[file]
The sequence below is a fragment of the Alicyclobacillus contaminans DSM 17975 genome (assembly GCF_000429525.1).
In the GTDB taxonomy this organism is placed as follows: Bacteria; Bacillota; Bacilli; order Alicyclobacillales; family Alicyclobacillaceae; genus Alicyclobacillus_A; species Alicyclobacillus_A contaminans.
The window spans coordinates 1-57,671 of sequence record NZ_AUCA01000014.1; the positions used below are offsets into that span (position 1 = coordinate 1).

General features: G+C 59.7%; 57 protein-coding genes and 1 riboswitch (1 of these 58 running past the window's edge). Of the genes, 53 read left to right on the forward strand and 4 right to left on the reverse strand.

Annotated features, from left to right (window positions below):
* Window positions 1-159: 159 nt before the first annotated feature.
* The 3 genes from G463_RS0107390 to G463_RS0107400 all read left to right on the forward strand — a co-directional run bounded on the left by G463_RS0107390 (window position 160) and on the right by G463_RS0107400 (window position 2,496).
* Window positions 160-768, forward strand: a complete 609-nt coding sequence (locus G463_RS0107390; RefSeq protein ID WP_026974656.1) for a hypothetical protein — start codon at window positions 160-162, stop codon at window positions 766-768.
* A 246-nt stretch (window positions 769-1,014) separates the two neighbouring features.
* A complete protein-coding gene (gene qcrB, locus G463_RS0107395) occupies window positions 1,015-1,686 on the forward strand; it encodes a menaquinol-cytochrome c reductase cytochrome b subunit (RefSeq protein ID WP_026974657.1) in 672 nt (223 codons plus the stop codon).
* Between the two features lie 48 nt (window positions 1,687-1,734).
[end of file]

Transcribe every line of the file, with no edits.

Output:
The sequence below is a fragment of the Alicyclobacillus contaminans DSM 17975 genome (assembly GCF_000429525.1).
In the GTDB taxonomy this organism is placed as follows: Bacteria; Bacillota; Bacilli; order Alicyclobacillales; family Alicyclobacillaceae; genus Alicyclobacillus_A; species Alicyclobacillus_A contaminans.
The window spans coordinates 1-57,671 of sequence record NZ_AUCA01000014.1; the positions used below are offsets into that span (position 1 = coordinate 1).

General features: G+C 59.7%; 57 protein-coding genes and 1 riboswitch (1 of these 58 running past the window's edge). Of the genes, 53 read left to right on the forward strand and 4 right to left on the reverse strand.

Annotated features, from left to right (window positions below):
* Window positions 1-159: 159 nt before the first annotated feature.
* The 3 genes from G463_RS0107390 to G463_RS0107400 all read left to right on the forward strand — a co-directional run bounded on the left by G463_RS0107390 (window position 160) and on the right by G463_RS0107400 (window position 2,496).
* Window positions 160-768, forward strand: a complete 609-nt coding sequence (locus G463_RS0107390; RefSeq protein ID WP_026974656.1) for a hypothetical protein — start codon at window positions 160-162, stop codon at window positions 766-768.
* A 246-nt stretch (window positions 769-1,014) separates the two neighbouring features.
* A complete protein-coding gene (gene qcrB, locus G463_RS0107395) occupies window positions 1,015-1,686 on the forward strand; it encodes a menaquinol-cytochrome c reductase cytochrome b subunit (RefSeq protein ID WP_026974657.1) in 672 nt (223 codons plus the stop codon).
* Between the two features lie 48 nt (window positions 1,687-1,734).